Hatch mocks Warren over DNA test with his own results showing '1/1032 T-Rex'

Hatch mocks Warren over DNA test with his own results showing '1/1032 T-Rex'
© Greg Nash

Sen. Orrin HatchOrrin Grant HatchBottom line Bottom line Senate GOP divided over whether they'd fill Supreme Court vacancy  MORE (R-Utah) mocked Sen. Elizabeth WarrenElizabeth WarrenWarren slams Trump over Proud Boys comments Ocasio-Cortez, Warren pull out of New Yorker Festival amid labor dispute The Hill's Morning Report - Fight night: Trump, Biden hurl insults in nasty debate MORE (D-Mass.) on Monday for releasing a DNA test proving her Native American ancestry.

Warren, a potential 2020 presidential contender, released DNA test results that "strongly support” her claim of having a Native American ancestor six to 10 generations ago.

“These DNA tests are quite something,” Hatch tweeted along with a photo of him apparently checking out his results.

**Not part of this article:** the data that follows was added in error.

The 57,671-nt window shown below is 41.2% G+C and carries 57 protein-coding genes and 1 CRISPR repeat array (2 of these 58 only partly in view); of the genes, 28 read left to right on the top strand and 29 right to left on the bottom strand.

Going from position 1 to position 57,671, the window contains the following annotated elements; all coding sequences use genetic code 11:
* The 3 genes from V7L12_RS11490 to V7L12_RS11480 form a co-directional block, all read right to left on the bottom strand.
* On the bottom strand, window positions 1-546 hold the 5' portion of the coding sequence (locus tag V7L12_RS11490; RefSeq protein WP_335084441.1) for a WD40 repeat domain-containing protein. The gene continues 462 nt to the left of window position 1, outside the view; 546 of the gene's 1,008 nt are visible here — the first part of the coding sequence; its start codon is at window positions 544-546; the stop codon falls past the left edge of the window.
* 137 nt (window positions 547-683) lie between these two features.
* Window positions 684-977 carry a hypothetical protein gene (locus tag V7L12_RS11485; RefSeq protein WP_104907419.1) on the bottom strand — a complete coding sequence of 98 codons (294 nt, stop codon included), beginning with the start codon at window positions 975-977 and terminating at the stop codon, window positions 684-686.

ADVERTISEMENT

 

President TrumpDonald John TrumpTrump signs bill averting shutdown after brief funding lapse Privacy, civil rights groups demand transparency from Amazon on election data breaches Facebook takes down Trump campaign ads tying refugees to coronavirus MORE and other Republicans have often jabbed Warren for suggesting she has Native American heritage, with Trump accusing her of lying and referring to her by the derogatory term “Pocahontas.”

White House counselor Kellyanne ConwayKellyanne Elizabeth ConwaySpecial counsel investigating DeVos for potential Hatch Act violation: report George and Kellyanne Conway honor Ginsburg Trump carries on with rally, unaware of Ginsburg's death MORE brushed off Warren’s results, calling it “junk science.”

"I haven’t looked at the test,” Conway said Monday. “I know that everybody likes to pick their junk science or sound science depending on the conclusion, it seems some days.”

“But I haven’t looked at the DNA test and it really doesn’t interest me,” Conway added. 

ADVERTISEMENT

Warren claims to have Cherokee blood, but the Cherokee Nation called her out for trying to make a connection with a tribal nation.

"Using a DNA test to lay claim to any connection to the Cherokee Nation or any tribal nation, even vaguely, is inappropriate and wrong,” said Cherokee Nation Secretary of State Chuck Hoskin Jr. “It makes a mockery out of DNA tests and its legitimate uses while also dishonoring legitimate tribal governments and their citizens, whose ancestors are well documented and whose heritage is proven.”

Hoskin accused Warren of “undermining tribal interests with her continued claims of tribal heritage.”